Note the actual printing code, along with many other parts, are provided. Getting a correct version of the output will require only a few additions. You will then implement different data-counters and sorting routines to see different ways to solve this problem. We next explain all the command-line options you need to support, but we do not recommend that you start by implementing all of these. Instead, go one step at a time, as outlined below, and add command-line options when it is convenient.

Command-Line Arguments

Overall, the WordCount program you submit for Phase A takes arguments as follows:

java WordCount [ -b | -a | -m | -h ] [ -is | -hs | -os | -k <number>] <filename>

For example, at the end of phase A, your code should work with command lines like the following:
java WordCount -b -is filename
java WordCount -a -hs filename

You will need to modify Wordcount.java to process these parameters. As provided, it only processes a single parameter for the filename. Look at the provided code from Project 1 for an example of processing parameters.

Getting Started

For the code to compile and generate the correct output, you need to do the following:

At this point your program should produce the correct output (implicitly using options -b and -is, since you do not yet process command-line parameters).

Adding Other Data-Counter Implementations

Provide two additional implementations of DataCounter<E> as described below. Provide appropriate JUnit tests for each data structure implementation. Use the appropriate implementation based on the first command-line argument.

Adding a Heap and Heapsort

Provide an implementation of PriorityQueue<E> in class FourHeap<E>. Your data structure should be like the binary heap we studied, except nodes should have four children instead of two. Only leaves and at most one other node will have fewer children. You should use an efficient array-based implementation. Develop appropriate JUnit tests four your FourHeap code.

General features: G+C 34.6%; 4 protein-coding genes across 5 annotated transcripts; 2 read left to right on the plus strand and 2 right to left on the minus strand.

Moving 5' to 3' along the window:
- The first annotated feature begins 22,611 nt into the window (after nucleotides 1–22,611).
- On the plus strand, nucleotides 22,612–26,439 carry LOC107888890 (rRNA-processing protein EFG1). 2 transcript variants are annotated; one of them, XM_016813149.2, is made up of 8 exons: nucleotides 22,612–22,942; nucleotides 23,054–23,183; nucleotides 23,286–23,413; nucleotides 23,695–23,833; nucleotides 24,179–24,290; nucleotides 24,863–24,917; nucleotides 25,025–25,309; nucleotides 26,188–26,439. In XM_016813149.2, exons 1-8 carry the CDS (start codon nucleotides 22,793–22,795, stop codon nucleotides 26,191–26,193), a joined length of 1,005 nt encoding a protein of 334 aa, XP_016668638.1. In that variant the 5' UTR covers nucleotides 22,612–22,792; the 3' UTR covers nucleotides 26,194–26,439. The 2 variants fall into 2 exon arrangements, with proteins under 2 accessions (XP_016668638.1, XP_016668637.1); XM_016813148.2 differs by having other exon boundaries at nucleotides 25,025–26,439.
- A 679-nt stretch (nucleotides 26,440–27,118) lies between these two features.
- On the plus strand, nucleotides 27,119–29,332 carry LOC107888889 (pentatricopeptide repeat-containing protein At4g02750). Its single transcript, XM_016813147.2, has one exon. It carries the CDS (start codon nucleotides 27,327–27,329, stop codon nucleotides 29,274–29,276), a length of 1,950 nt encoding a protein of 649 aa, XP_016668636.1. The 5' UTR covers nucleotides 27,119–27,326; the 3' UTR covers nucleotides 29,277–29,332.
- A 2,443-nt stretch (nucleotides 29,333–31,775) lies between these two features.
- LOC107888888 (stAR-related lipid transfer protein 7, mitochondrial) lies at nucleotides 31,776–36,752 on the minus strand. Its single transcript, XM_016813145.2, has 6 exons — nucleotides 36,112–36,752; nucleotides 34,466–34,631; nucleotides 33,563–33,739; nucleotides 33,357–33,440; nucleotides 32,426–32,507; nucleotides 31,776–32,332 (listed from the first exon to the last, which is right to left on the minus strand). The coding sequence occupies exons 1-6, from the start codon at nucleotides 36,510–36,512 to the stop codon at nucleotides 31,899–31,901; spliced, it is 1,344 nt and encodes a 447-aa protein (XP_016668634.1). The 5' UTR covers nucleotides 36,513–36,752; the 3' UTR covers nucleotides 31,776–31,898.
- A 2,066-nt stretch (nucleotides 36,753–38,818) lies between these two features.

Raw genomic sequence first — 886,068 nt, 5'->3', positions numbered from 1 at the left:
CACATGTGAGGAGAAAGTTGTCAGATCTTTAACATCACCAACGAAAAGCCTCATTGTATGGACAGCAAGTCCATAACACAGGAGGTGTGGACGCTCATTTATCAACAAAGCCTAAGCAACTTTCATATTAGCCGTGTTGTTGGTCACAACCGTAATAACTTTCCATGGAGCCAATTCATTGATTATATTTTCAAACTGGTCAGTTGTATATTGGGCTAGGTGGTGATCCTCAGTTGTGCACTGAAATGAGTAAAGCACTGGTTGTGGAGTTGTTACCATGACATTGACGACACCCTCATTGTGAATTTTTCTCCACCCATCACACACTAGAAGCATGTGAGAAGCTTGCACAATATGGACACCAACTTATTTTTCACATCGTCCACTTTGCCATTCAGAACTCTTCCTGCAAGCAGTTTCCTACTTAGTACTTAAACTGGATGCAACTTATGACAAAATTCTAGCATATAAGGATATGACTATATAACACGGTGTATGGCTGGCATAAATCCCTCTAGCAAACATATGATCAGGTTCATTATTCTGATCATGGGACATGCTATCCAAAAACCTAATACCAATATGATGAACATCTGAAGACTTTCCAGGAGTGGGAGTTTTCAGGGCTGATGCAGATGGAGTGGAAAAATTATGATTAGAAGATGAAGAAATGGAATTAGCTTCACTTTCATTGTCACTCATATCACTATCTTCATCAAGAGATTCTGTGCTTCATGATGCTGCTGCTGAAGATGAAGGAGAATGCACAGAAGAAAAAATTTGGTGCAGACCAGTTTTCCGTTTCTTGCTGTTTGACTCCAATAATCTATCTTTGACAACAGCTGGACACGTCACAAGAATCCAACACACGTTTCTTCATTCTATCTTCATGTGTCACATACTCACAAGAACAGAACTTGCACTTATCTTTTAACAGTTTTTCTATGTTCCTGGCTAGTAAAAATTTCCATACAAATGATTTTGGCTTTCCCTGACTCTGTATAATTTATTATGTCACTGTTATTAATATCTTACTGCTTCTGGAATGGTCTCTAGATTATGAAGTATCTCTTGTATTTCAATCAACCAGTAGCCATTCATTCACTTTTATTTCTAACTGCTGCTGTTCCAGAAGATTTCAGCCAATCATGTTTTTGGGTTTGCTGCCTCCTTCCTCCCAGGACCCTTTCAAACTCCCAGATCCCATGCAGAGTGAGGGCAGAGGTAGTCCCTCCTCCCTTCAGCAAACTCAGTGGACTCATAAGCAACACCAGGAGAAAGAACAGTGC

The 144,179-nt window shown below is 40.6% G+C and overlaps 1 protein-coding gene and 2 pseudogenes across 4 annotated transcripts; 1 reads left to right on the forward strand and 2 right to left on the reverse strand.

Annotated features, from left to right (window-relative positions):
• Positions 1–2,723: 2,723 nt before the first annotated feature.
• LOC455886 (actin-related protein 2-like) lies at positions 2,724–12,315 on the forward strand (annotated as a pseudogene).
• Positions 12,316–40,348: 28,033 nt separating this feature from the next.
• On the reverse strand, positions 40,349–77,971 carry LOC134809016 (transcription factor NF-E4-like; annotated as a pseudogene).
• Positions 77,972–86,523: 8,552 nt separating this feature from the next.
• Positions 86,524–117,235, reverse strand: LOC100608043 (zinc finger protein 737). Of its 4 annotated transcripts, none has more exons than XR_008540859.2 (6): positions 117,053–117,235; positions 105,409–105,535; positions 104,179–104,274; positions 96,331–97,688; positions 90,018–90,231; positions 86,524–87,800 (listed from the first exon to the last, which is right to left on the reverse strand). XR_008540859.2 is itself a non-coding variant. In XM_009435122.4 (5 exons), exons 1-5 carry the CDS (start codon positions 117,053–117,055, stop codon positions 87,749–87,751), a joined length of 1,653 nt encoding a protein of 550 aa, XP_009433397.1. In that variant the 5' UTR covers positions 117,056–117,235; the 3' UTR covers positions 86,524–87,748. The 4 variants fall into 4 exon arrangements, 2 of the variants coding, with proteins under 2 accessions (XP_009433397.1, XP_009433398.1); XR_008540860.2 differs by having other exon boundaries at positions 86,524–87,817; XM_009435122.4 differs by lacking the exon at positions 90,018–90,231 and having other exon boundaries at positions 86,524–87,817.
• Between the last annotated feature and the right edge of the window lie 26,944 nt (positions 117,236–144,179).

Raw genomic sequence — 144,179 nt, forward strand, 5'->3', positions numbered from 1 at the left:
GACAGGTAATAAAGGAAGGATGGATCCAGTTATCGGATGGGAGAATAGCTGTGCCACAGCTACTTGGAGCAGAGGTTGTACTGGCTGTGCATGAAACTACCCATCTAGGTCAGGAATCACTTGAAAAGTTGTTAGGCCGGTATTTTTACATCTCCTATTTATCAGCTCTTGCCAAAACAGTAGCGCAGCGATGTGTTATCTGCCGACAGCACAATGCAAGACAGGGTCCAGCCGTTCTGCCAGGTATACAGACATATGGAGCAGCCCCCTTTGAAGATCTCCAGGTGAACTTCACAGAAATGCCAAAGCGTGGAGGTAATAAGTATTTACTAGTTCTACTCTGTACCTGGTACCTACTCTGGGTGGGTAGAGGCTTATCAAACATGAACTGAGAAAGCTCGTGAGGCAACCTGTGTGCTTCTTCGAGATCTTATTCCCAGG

Now provide a different sorting algorithm using a priority queue. This algorithm is called heapsort and works as follows:

Put your algorithm in a static method heapSort in WordCount.java. For full credit, your sorting routine should be generic like insertionSort (the two should have the same arguments).

Adjust WordCount to use your heapSort method when the second command-line argument is -hs.


Submit all your new files, named exactly as follows:

Make sure your code is properly documented (recall the Programming Guidelines). Note that the write-up questions are all submitted with Phase B, but some of them refer to work you did in Phase A. You may wish to start on them early.

Phase B Programming

In Phase B, you will provide an additional counter implementation, an additional sorting implementation, and support for printing only the k most-frequent words in the file. You will then write a different main program that computes the similarity of two files. Finally, you will perform some simple experimentation to determine which implementations are fastest. In this phase, we purposely give somewhat less guidance on how to organize your code and implement your algorithms. It is up to you to make good design decisions.

Another Counter and Sorter

Include the two implementations described below, together with appropriate JUnit tests.